When you consider the role that some parents play in vetting universities for their children, this represents a huge benefit that can be accessed through OOH.
Above all else, it also highlighted how OOH advertising can leverage precise student behaviours and prevalent trends to engage students and boost conversions for universities & colleges.
Making the most of unconventional space and established student behaviour
The concept of student behaviour is an interesting one, particularly when it comes to how they spend their time. After rent, studies suggest that out-of-home entertainment represents the single biggest expense for most students, with an estimated £874 spent on this each and every year. With students most likely to be found on the move and outside of the home, OOH adverts and billboards have considerable merit in 2017.
Not only this, but perhaps the single biggest advantage of OOH adverts is that they can leverage unconventional space, including the sides of buildings and uncluttered roadsides.
This means that billboards and posters are particularly effective at targeting a students whilst they are on the move, relaxing at park gatherings or simply eating out at their most favourite restaurant.
You guessed it…
OOH enables marketers to engage large numbers of potential applicants in prominent locations with high levels of footfall.
Universities are especially well-placed to leverage this advantage, as campuses tend to include large, towering structures that offer ample wall space, superb visibility and free-to-access sites in a busy, central location (which also delivers huge cost benefits).
One campus to truly recognise the benefits of OOH was Concordia University, which created an entire outdoor media campaign that engaged potential students at multiple points during the day. From prominent, large-scale billboards to bus station ads and transit shelter posters, the OOH adverts were designed to interact with students as they went about their day, whether they were commuting to school or gathering with friends at the local shopping centre in the afternoon. These individual but consistent adverts had a cumulative impact in the students’ mind, creating a sense of authority and helping to influence decision making.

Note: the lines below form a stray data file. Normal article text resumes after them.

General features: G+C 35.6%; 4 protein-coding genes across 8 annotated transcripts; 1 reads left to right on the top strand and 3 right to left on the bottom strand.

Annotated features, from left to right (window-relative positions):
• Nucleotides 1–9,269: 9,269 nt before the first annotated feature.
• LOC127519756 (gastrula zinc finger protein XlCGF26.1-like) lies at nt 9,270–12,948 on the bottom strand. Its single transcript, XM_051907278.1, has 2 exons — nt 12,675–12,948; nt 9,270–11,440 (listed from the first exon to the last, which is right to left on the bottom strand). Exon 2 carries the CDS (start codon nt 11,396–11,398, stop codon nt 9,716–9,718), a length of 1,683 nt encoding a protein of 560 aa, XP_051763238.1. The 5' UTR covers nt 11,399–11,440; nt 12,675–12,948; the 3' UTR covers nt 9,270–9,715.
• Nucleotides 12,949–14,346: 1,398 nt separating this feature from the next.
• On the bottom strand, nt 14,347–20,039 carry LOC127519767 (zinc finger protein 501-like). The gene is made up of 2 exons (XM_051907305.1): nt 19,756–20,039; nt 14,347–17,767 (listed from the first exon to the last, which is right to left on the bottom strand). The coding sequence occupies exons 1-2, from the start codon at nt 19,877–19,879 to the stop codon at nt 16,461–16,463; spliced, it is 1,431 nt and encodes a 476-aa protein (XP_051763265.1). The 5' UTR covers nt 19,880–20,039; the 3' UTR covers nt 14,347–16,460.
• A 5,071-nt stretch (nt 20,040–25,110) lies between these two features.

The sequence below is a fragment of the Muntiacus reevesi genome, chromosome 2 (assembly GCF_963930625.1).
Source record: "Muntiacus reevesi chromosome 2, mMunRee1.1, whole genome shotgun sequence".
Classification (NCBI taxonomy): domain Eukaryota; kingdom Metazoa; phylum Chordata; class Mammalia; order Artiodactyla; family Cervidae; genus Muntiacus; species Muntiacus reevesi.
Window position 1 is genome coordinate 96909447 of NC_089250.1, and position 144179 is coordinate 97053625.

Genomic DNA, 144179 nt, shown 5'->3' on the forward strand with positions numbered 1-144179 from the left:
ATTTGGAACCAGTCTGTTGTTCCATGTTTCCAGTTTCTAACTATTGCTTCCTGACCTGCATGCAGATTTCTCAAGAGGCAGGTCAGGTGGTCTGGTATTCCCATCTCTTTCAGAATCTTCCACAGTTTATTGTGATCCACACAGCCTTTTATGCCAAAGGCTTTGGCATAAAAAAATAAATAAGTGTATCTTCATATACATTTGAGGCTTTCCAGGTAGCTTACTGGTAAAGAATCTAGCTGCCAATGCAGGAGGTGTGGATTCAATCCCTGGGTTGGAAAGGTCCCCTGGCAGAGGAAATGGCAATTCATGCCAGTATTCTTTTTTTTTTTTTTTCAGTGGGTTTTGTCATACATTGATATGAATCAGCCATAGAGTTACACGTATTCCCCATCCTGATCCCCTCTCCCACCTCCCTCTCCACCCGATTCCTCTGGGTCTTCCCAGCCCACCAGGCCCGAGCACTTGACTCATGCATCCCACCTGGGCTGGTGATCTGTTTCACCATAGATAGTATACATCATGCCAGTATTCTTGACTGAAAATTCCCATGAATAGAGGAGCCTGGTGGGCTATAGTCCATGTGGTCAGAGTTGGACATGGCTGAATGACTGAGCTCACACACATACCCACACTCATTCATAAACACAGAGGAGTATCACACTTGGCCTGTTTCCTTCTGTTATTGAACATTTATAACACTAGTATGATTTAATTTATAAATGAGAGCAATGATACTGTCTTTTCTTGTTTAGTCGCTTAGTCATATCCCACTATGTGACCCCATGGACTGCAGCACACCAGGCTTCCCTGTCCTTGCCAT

This campaign also enabled the university to target as many potential students as possible during the course of the day, by acknowledging proven behaviours and utilising an array of advertising spaces to promote their brand message and proposition.
This type of campaign could also be tailored to suit alternative times of the year, to account for periods of enrolment and recruitment. So while you would maintain an OOH advertising presence all-year-round, you could increase your spend prior to an enrolment window and scale your efforts to include large, 96-sheet billboards on campus and at prominent, roadside locations. Along with a successful call-to-action (CTA), this type of marketing can also be used to promote open day ahead of time and drive a desired response from those within your audience, unlike schools who’s focus is purely on a local demographic, universities have the advantage and luxury of advertising their concise message further afield to raise awareness, attract, and convert more students from around the country.
Our final thoughts: why OOH adverts are tailor-made for Universities & Colleges
Make no mistake; while OOH advertising has always offered natural advantages to universities & colleges (such as reach and cost-effectiveness), this practice is now more impactful than ever before. This is thanks largely to the prevailing behaviours and attitudes of Millennials and students, who, unlike baby boomers, understand modern technology and are increasingly resistant to online advertising and therefore, constantly on the move during the course of the day.
These trends and behaviours are only going to become more prominent in the years to come, so now is the ideal time to change your approach to OOH and increase your spend. This will prove crucial, especially if you are to effectively target the most talented students in an increasingly competitive market.